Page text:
Good morning. I recently attended one of your management training sessions
in Philly and thought you might be a good source of information (or
know who would be) for Planning Departments that have attractive websites
and fully utilize their capabilities of posting information, applications,
e-commerce, etc. Would you be able to forward some links or names of
city/county planning websites?
Christopher M. Fletcher, AICP
Monongalia County, WV
I'm going to give you a few ideas but mostly hope our readers will
volunteer some good sites. First of all, what should a good site include?
- INDEX: An index by function. While it may be useful for each
city or county planning department to have its own pages, its specific
functions and permits should be accessible across a website that includes
all city or county functions. Ideally the site should also have a
- DESCRIPTION: A brief description of the department including
address, phone number, fax and email address. The email address should
be coded for instant use.
- ORGANIZATION CHART: A department organization chart. When
we do customer focus groups and show them a department organization
chart, the customers always want to know how they can get a copy.
- NAMES: Names, primary functions, telephone numbers and email
addresses of all the staff. We have even seen sites with pictures
of the staff - a good feature.
- GIS: GIS maps.
- POLICY DOCUMENTS: The comprehensive plan, zoning ordinance
and related other plans and ordinances. These all need good tables
of contents or indexes.
- STUDIES: A list of studies that are underway with some background
information. Sophisticated sites would also have a way for citizens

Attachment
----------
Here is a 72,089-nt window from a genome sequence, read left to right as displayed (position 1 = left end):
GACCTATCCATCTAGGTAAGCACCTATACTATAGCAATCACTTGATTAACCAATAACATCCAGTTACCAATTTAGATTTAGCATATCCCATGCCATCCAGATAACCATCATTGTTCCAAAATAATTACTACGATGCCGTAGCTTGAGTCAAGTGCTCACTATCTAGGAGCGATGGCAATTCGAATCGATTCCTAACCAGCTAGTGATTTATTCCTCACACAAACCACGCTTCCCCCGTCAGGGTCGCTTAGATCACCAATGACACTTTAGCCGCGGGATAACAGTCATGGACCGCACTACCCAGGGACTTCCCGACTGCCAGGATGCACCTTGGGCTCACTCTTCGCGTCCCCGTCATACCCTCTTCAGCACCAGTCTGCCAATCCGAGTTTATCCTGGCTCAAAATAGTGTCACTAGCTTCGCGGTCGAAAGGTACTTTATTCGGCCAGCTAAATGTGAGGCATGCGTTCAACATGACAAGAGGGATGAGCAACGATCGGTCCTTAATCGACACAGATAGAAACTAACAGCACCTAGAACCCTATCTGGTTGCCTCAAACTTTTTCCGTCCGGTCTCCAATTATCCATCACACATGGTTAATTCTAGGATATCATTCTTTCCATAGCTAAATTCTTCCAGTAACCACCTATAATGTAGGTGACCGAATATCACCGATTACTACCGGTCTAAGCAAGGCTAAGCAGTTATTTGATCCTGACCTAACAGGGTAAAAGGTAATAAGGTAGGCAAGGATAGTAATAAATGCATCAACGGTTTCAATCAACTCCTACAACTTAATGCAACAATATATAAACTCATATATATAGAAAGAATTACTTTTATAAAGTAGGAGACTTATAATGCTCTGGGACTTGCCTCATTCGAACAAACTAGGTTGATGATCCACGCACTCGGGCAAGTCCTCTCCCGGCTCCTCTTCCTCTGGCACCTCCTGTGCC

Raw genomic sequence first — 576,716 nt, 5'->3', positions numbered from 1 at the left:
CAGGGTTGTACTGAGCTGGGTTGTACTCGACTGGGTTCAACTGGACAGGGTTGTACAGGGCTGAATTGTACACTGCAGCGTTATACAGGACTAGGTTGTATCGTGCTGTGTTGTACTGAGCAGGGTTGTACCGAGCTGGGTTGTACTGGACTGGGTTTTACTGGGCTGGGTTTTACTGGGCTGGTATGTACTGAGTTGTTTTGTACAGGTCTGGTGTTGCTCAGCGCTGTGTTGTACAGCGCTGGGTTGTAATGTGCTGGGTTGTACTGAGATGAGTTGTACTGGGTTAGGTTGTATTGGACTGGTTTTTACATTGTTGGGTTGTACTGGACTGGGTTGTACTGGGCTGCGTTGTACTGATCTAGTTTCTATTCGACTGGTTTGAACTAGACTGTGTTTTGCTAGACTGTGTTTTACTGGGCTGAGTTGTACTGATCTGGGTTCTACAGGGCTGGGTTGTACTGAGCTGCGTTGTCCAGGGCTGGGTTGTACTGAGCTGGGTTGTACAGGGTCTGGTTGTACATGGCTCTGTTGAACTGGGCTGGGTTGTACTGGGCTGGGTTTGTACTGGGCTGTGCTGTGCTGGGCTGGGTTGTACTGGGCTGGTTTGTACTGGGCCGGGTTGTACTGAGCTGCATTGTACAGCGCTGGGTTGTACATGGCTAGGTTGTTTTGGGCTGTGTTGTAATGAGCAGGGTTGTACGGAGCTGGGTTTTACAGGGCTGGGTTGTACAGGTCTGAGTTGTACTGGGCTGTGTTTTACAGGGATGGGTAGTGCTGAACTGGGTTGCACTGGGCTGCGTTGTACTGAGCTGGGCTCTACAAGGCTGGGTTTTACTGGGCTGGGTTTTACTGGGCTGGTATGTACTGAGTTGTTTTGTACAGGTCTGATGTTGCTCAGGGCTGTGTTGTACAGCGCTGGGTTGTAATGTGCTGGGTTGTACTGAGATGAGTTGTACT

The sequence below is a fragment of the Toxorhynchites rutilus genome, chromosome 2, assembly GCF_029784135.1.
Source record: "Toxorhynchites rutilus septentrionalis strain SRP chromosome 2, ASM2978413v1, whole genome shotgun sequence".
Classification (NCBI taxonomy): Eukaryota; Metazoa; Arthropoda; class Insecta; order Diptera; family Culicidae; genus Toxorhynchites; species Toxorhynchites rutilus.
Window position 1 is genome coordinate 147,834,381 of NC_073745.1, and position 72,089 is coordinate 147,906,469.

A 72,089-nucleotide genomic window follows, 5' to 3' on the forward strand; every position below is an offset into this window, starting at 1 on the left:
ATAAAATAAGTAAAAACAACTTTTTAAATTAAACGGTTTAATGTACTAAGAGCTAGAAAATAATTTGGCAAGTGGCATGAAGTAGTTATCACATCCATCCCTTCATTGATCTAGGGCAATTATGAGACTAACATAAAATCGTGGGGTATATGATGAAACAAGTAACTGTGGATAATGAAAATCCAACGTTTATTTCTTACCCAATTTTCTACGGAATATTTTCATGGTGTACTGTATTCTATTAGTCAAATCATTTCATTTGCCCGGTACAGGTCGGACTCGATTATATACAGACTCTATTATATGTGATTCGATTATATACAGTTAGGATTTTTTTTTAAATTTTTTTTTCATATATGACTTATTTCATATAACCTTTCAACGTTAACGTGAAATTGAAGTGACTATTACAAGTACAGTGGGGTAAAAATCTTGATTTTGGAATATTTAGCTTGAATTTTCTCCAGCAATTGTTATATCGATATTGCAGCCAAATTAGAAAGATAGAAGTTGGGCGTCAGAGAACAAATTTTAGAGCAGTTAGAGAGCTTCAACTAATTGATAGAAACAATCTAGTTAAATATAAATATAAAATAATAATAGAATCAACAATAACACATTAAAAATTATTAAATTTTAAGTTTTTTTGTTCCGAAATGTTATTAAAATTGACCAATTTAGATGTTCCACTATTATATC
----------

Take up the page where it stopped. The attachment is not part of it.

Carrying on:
to participate or provide information, perhaps via a survey form.
- HANDOUTS & FORMS: Handouts and forms for various permit or
other activities. The customer should be able to print out the form
and use it. Even better, the customer should be able to fill out the
form on the computer and email it back to the department.
- E-GOVERNMENT: E-government applications. You should be able
to order anything the department sells via the website. This means
you will need to accept credit card payments. If you have any permits
that do not need plans, you should be able to issue these over the
web site. Even if a plan is required, you can accept the application
via the website with plans to be mailed in or dropped off. Many communities
now do this for the simple type of building permits. Eventually, the
technology will migrate to electronic plan submittal.
- APPLICATIONS: A list of current pending applications and
status should be available.
- MEETINGS: Dates for upcoming meetings should be listed.
- AGENDAS: Agendas for near-term meetings should be shown.
- MINUTES: Minutes from planning commission or similar meetings.
- UP-TO-DATE: The data must be current.
I have yet to find a site that meets all of this criteria. Another
problem I see is that most planning sites are now imbedded in the city's
site. While this is good, you may have to fight to obtain easy access
to your site. In answering this Management Doctor, I pulled up a few
sites. Generally I found many of them hard to navigate to even find
planning. I suggest that you just start pulling up sites from surrounding
communities. I also hope that our readers will tell us about the really
good sites. Here are a few sites to start you out.
to look at our Washoe County site. Go to departments, community development.
We like to think it is very complete and up to date. Keep up the great
Washoe County, Nevada
The Municipality of Anchorage has added online features, including
postings of cases online, and is implementing a list-serve for people
who would like notification of cases or actions coming up within Community
Council areas. Click
here to take a look.
Angela C. Chambers
City of Anchorage, Alaska
Arlington, Texas has a departmental website that I am proud of. I cannot
take credit for it, but have talented staff who are constantly working
on ways to improve its efficiency and make it more productive to the